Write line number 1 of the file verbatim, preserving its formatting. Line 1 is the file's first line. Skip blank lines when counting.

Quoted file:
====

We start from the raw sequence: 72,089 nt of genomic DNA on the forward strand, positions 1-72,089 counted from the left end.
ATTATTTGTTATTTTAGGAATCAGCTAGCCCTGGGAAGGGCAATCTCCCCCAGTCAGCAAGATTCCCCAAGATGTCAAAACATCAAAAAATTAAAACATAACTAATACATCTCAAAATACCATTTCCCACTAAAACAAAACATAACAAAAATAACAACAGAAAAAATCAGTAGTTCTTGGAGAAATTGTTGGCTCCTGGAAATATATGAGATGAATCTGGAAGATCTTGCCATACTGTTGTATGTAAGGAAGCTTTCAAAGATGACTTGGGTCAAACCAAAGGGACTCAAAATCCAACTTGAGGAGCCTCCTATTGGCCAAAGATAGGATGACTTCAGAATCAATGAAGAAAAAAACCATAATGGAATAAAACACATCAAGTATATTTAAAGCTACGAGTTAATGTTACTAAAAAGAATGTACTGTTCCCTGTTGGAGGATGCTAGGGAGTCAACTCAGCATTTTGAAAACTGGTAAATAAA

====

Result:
We start from the raw sequence: 72,089 nt of genomic DNA on the forward strand, positions 1-72,089 counted from the left end.